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How to Prepare Your Garden for a Hurricane

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Hurricane season is in full swing! With hurricane Irene an imminent threat to the entire east coast it is a good time to review proper hurricane prep for the yard and garden. Here are our tips for keeping your home and garden safe from high winds and rain.

  • Safety First.
    The most important, can’t stress enough tip is to, of course, listen to the officials and evacuate if advised. There are no possessions worth more than yours, your families and your pet’s safety. Always play it safe by leaving town and seeking shelter away from the storm’s path. Think of it as a great excuse to visit those landlocked relatives.
  • Trim your trees.
    Remove any dead, broken, or weak branches. Properly trimmed trees have a significantly less probability of being uprooted or losing branches during a storm. Downed trees play the largest part (and cost) of post-storm clean up. They can destroy houses, cars and close roads. Plus with proper pruning you will still have your beautiful shade tree to enjoy after the storm!
  • Clean up the yard, patio, and balcony.
    Pick up any smaller objects and store in the shed, garage, or in the house*. Smaller objects are easily picked up, carried by the wind and thrown into other objects like your dining room window. Item such as potted plants, lawn chairs, toys, flags, tools, small tables, umbrellas, and garden décor should all be relocated indoors. Potted plants which are too big to move can be set on their side and secured in place by tying them down.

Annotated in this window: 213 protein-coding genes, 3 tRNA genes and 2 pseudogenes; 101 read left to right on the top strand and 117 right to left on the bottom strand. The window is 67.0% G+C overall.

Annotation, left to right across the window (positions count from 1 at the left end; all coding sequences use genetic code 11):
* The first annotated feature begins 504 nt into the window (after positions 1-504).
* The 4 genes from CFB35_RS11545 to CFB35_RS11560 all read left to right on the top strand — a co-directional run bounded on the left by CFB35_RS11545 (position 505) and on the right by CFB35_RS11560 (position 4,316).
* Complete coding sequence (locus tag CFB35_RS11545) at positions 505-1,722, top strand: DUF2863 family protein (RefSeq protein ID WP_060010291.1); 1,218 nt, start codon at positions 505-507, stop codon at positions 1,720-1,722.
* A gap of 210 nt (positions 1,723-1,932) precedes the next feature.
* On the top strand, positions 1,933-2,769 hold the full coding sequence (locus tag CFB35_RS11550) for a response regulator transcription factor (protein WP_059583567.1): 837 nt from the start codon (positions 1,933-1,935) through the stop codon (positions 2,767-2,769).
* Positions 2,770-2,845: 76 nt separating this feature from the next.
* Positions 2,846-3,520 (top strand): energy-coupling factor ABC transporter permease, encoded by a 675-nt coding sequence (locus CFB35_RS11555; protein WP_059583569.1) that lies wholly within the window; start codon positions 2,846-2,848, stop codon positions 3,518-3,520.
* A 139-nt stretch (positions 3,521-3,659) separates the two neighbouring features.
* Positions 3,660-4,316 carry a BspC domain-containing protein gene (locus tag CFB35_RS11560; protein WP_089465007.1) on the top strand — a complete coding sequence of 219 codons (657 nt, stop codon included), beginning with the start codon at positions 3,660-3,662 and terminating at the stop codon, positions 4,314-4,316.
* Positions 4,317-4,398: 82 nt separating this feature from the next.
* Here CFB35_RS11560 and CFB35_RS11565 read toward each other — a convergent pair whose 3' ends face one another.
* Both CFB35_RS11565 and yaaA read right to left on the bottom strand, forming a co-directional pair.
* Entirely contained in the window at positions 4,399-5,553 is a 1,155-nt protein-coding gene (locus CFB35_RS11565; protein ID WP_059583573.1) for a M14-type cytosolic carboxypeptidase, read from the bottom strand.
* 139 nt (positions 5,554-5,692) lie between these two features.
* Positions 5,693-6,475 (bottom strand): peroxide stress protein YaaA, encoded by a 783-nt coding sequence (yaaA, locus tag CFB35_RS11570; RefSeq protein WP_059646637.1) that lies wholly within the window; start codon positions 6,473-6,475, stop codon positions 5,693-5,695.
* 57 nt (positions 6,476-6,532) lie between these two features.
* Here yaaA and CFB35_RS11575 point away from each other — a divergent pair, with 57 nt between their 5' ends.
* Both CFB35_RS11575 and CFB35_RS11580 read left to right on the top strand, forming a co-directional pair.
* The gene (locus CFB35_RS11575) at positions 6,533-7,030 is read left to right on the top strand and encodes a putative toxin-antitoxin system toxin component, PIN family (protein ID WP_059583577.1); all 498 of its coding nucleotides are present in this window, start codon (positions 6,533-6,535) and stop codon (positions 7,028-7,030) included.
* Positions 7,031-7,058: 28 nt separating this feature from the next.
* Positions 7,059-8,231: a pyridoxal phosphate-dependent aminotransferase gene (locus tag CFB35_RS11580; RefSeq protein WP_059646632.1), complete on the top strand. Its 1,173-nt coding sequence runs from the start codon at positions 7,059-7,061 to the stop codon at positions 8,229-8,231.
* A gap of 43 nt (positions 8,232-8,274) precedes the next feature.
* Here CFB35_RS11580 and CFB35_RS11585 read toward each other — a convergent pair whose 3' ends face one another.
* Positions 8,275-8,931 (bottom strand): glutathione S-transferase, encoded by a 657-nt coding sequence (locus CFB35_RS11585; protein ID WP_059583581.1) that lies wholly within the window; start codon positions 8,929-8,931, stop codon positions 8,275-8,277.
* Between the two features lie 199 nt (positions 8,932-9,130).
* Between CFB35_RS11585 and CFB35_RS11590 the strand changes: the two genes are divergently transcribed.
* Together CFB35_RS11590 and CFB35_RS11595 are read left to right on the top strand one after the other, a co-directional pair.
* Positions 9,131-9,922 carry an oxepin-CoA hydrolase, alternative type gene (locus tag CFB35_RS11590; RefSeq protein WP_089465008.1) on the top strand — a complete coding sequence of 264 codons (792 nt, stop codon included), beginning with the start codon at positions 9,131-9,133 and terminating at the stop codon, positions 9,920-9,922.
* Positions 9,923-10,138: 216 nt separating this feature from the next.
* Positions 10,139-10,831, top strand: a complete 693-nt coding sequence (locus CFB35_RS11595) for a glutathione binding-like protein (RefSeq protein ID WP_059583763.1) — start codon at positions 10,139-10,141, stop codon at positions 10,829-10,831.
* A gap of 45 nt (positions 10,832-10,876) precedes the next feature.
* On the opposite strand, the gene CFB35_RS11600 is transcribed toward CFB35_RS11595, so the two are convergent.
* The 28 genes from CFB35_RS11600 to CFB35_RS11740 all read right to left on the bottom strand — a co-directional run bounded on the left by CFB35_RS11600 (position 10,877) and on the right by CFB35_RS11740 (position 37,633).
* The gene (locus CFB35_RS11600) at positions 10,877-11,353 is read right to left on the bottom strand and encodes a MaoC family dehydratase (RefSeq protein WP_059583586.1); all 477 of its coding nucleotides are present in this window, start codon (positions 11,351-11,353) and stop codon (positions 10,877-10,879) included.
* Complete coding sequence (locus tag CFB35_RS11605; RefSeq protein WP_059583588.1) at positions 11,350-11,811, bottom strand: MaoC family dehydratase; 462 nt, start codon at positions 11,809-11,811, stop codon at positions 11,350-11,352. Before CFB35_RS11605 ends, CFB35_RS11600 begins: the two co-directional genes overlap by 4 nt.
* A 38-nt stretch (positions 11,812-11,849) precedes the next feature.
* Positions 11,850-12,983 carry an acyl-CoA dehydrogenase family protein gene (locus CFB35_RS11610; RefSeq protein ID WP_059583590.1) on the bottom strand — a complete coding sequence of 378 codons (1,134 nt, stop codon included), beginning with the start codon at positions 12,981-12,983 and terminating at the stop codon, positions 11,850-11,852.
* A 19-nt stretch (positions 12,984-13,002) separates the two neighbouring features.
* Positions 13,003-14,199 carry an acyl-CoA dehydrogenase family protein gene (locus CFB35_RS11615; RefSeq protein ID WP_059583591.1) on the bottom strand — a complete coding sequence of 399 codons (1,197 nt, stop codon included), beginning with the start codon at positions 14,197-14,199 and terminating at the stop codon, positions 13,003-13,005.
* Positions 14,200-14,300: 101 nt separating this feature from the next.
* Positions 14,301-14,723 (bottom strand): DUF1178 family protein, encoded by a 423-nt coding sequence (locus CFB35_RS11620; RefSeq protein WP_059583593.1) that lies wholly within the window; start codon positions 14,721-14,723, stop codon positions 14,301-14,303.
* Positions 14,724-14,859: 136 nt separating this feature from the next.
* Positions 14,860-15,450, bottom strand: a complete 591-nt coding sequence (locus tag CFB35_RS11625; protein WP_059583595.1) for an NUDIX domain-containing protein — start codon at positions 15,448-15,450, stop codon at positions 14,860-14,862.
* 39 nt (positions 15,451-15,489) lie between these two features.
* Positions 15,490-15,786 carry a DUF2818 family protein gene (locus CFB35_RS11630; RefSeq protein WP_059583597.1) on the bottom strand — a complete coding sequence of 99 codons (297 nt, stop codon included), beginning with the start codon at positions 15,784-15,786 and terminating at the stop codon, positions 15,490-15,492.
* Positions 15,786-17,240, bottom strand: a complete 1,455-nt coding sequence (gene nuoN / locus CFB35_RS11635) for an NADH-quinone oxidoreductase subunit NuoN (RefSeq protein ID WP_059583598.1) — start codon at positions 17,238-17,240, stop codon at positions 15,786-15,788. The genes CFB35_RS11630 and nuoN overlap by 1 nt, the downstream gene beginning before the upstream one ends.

• Harvest.
    All of your more tender fruit and veggies that are mature enough to harvest should be picked. Tomatoes, berries, eggplants, peppers, and cucumbers top the list, while pumpkins, melons and gourds will probably weather the storm just fine. Don’t forget about the flowers, snip some of those pretty blooms to enjoy indoors since the delicate petals are easily blown off.
  • Secured plantings.
    Heavy winds can severely damage smaller plant limbs, snapping them right off. It is important to increase support by securely staking taller plants. Another great method of protecting plants from winds and even hail is to cover with shade cloth, landscape fabric or even a light blanket. You may also want to check any free standing trellises and add additional bracing where necessary.
  • Irrigation.
    Turn off all automatic watering systems before the storm. No use wasting water or money having sprinkler systems run while it rains. Chances are even if you miss most of the rain the cloud cover will keep plants from drying out while you’re away. If you are worried about too much water in the garden, dig a small ditch and fill with rock to collect runoff.
  • Lock up.
    Finally, last but not least, firmly close and lock all shed doors and garden gates. Not only can they blow off during the storm where they can become a dangerous projectile, repetitively banging doors are an exasperating nuisance

* If you have a pool- larger loose items that can’t be stored indoors such as lawn furniture can be tossed into the pool for safe keeping.

Hopefully these tips will keep you home, lawn and garden damage free this hurricane season.

What do you do to prepare major storms?